I always thought I sensed a kindred spirit in Marcia Gagliardi, author of The Tablehopper. But when she spoke of her own family's Christmas Eve fish fest, I knew we were not only paisani (her name gave that part away), but culinary cousins.
La vigilia is as far as I know a uniquely Southern Italian affair, a feast involving seven fish dishes. There's no specific menu to follow; each family has its own traditional dishes it brings to the table. In my family, there was always baccalà, sometimes two different preparations, a big bowl of shrimp and heaping portions of spaghetti all'aglio e olio, a small portion of which was made with alici, or anchovies.
Not long after she moved to California, my mother had an epiphany. We were no longer gathering in such large groups (Christmas Eve at Aunt Anne's would sometimes be upwards of 30 people), so it was impractical to come up with seven discrete fish dishes for a small crowd. Why not line them all up and take them down in one fell swoop, and do it California style? Cioppino is the logical answer.
This year it was just four of us, so cioppino made perfect sense. But the one dish I crave every year, the one that sends me back to my childhood on Christmas Eve, is the spaghetti all'aglio e olio con alici, spaghetti with olive oil and garlic with anchovies. So six fishes in the cioppino and one pasta dish later, Christmas Eve was served.
Oh, and we also made the famous no-knead bread that everyone -- everyone -- has been buzzing about. There's clearly no
knead need to recount the details of the process, but my brief take on it is this: It works reasonably well. I love the crispy crust and the meaty texture of the bread. However, the crumb is quite dense, and not especially absorbent, which is more what I was after to accompany the cioppino. Still, considering how little effort is involved, it's completely worthwhile.
This is true cucina rustica, or as my mother calls it, Italian soul food. It is the most basic aggregation of ingredients: Pasta, olive oil, garlic. However, it is perhaps the quintessential example of a pasta dish where the pasta water itself plays a key role. The starch in the water binds with the oil to create a light sauce. Without it, you would simply have oily spaghetti. Ick.
1 lb. spaghetti
1/2 c. olive oil
4-5 cloves garlic, sliced thinly
1 tsp red pepper flake
3 filets anchovy
Salt and pepper
Bring a large pot of well-salted water to a rolling boil. Add the spaghetti and stir to prevent sticking. Meanwhile, heat a large skillet with the olive oil until shimmering. Toss in the pepper flakes and garlic and cook, stirring frequently to prevent the garlic from burning. Add the anchovy fillets and mash them up in the oil; they will melt away into the sauce by and by. When the garlic is brown all over (but not burnt!), use long tongs to transfer the spaghetti to the oil, tossing to mix. Add one ladleful of pasta water and toss together. Season with a pinch of salt and a lot of fresh-ground pepper. Transfer to a warm bowl and serve immediately.
On the side, keep a small tureen or creamer with a ladle of pasta water with a drizzle of olive oil. This can be used while eating to remoisten the pasta. Grated parmigiano is optional but nice, though it will tighten up the pasta, requiring more moistening.
OK, so it's sort of cheating. But a heaping bowl of steaming, fragrant seafood in a hearty tomato broth is guaranteed to please, and this is seriously good winter fare, no matter what day. We got most of our seafood from Ports Seafood at the Ferry Plaza Farmers Market, and so most of it was swimming the day it was purchased.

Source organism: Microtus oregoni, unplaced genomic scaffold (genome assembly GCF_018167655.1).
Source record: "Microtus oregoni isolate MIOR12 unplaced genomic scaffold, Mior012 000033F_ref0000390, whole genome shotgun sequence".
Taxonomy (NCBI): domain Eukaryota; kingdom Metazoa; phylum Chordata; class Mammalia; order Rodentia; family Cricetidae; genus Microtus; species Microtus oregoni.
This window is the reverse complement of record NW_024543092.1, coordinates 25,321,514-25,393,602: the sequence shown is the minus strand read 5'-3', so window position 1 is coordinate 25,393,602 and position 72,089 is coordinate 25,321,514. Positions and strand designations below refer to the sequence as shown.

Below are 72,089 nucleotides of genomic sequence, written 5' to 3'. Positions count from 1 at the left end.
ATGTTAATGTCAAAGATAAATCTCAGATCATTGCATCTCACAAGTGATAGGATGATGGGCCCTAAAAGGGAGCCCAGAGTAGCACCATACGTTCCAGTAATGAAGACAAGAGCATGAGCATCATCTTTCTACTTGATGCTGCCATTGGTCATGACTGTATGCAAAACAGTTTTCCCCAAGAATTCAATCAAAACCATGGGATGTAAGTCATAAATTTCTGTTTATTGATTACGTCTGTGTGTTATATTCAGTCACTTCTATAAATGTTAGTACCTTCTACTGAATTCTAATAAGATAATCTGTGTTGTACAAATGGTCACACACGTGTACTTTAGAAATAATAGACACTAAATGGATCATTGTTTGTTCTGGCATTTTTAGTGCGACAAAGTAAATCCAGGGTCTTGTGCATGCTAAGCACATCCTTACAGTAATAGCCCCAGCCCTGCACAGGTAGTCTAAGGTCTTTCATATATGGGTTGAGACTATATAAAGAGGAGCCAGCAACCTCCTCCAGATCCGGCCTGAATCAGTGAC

This is a supremely forgiving recipe, as was evidenced by the necessity for us to wing it a bit. I was fully in the throes of cooking when -- whoops! -- I discovered we were out of tomato paste. DPaul had a good idea, though, suggesting I throw in a little flour with the sofrito for thickening. It worked, and the cioppino not only didn't suffer, but really turned out very nice indeed.
It's almost pointless to try to turn this into a formal recipe. Basically, it's just throw a bunch of seafood into a tomato broth and serve. But here's how ours went down.
1 lb. clams
1 lb. mussels
1/2 lb. squid, cut into rings
1/2 lb. black cod, cut into cubes
1 dungeness crab
1 lb. shrimp
1 Tbsp olive oil
1 Tbsp flour
1 large onion, minced
1 green bell pepper, chopped
2-3 cloves garlic, pressed or minced
1 can chopped or strained tomatoes
1/2 c. parsley, chopped, plus more for garnish
1/4 c. basil, chopped
Other dry spices to taste: e.g., oregano, herbes de Provence, etc.
Salt and pepper
Rip the little crabbie's legs off, crack the middles of each joint with the blunt end of a knife, and set aside. Tear its little body apart, pull out the good lump meat in the leggy joints, scoop out the nasty bits in the middle and discard, reserving the shell.
Peel and vein the shrimp, reserving the shells with the crab shell.
In a medium saucepan, simmer the crab and shrimp shells in several cups of water for 30 minutes or so. Strain, and return to the pan, and set on the back burner on low.
In a large Dutch oven, sauté the onion, garlic and pepper until soft. Sprinkle in the flour and cook an additional minute or two, until the flour dissipates in the mix. Add a ladle of the crab-shrimp stock and stir to combine, then add the tomatoes, parsley and dry herbs and stir well. Season and simmer. At this point, you can leave it on a bare simmer for up to a couple hours if desired.
Just before you're ready to serve, bring the sauce up to a low boil. Add the seafood -- crab legs, crab meat, shrimp, squid, clams, mussels and cod -- and stir well. Add more stock if necessary to mostly cover the seafood. Cover and simmer for about five minutes, until the shrimp is cooked through but not tough. Remove from heat and serve immediately, sprinkling parsley for garnish. Serve with bread for sopping, and large bowls for offcasting shells.